Now you're ready to construct the inside pockets. Lay one zipper'd piece on top of one of the uncut end pieces, wrong sides together (so the shoulder strap bits are NOT in between). Stitch all the way around the edges - this will get sewn again so you don't need to go over it more than once. You may find that the zippered pieces are no longer the same size as the others. That's fine - just trim to fit.

Step 6: Construct the Bottom

Next up is the bottom. Place the two bottom pieces together, wrong sides together, and stitch the two long edges using a half inch seam allowance. This is the only place where the seam allowance needs to be accurate (otherwise you'll end up unpicking the seam, or cutting extra off your bottom plastic!).

Insert the plastic reinforcement to be sure it fits with a small amount of ease. Then take it out again; you'll sew three of the four remaining seams without the stiffness of the plastic impeding you.

If you haven't already, make sure the edges and corners of the plastic are reasonably smooth without roughness that might abrade the fabric and wear through unseasonably.

Sew each side of the bottom to one of the sides, being careful to stitch along the seam lines you already sewed on the bottom pieces. It doesn't really matter which side of the bottom pieces you sew to, but for the sides, make sure the right side is facing the bottom pieces. Using the wider seam binding, bind the seams.

Step 7: Put It All Together

The next two seams are the only bits that are difficult to sew. You must stitch the round end pieces onto the straight ends of the combined side/bottom. Lots of pins are helpful here - make sure you're pinning the right side of the body piece to the side of the end with the triangle and strap. The duffel will look completely inside out at this point. If you find when you pin, that you have extra length in the side/bottom edge, try using a smaller seam allowance (geometers will see why this is). If you have extra length on the ends, try using a larger seam allowance.

For me, it's usually easier to have the curved part on top and the straight part underneath, but you may find the opposite. Once you've sewn the seam, go around again; then bind it using the wider seam allowance.

Now you have one end done. Before doing the last end, open the top zipper halfway or so, if it's closed - they're hard to unzip from the underneath and you're going to close off your access to the zipper pull.

You still don't quite need to slip the plastic piece in yet; you can put it off a little longer. Pin the other end piece the same way as the first, but only sew the areas where the side pieces go. Sew them twice. Also bind this area, starting near one of the bottom corners and leaving a tail of seam binding long enough to finish. NOW you can slip in the plastic piece and sew up the last seam (twice). And bind.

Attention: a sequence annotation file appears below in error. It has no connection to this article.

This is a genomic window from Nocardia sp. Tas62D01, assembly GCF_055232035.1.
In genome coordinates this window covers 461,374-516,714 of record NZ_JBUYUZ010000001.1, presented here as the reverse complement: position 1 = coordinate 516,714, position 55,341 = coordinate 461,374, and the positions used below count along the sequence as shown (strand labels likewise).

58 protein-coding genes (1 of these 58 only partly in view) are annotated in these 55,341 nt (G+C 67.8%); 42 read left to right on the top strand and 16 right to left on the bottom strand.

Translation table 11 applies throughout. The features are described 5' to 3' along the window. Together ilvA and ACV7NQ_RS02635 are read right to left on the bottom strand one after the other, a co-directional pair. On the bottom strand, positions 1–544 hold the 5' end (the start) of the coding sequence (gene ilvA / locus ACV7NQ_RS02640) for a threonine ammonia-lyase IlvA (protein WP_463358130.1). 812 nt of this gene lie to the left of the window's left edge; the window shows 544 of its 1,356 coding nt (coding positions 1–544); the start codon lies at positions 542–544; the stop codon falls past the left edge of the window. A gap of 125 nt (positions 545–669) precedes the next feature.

Turn the bag right-side out through the main zipper. Your duffel is complete! Admire it!

Step 8: Construct Shoulder Strap (optional)

Cut a piece of strapping of an appropriate length for a shoulder strap - try it on to work out the best length. With a candle, lighter, match, gas stove, or other heat source, melt the ends of the strap ever so slightly, to keep them from fraying. Push each end through a swivel hook and stitch it down solidly. (To make an adjustable strap, you need an additional slider part; I find I never need to adjust straps but the once so I never bother with this.)

You can also make a pad to ease your shoulder when carrying heavy things. You'll need something to be the padding - part of an old quilted jacket, a blanket, a piece of foam, anything squishy should do. Cut three oval pieces of your fabric about 6" long and an inch or so wider than your strap. Also cut one or two pieces of your padding a half inch smaller all round - enough padding to be enough, basically.

Cut the rounded ends off one of the three fabric pieces, fold down the short ends and stitch. This will be the bit that holds the strap to the padding. Now make a sandwich of all the parts, in this order:

  • 1 fabric oval, right side down
  • all the padding
  • 1 fabric oval, right side up
  • the non-oval, right side up

Stitch together around the edge, and bind the edges. Slip the strap through. Clip the strap onto the bag, adjust the padding to your shoulder. Carry something around!

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Duffle bag diy

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DIY CUTE DUFFEL BAG - Purse Bag Crossbody Bag Tutorial \u0026 Pattern [sewingtimes]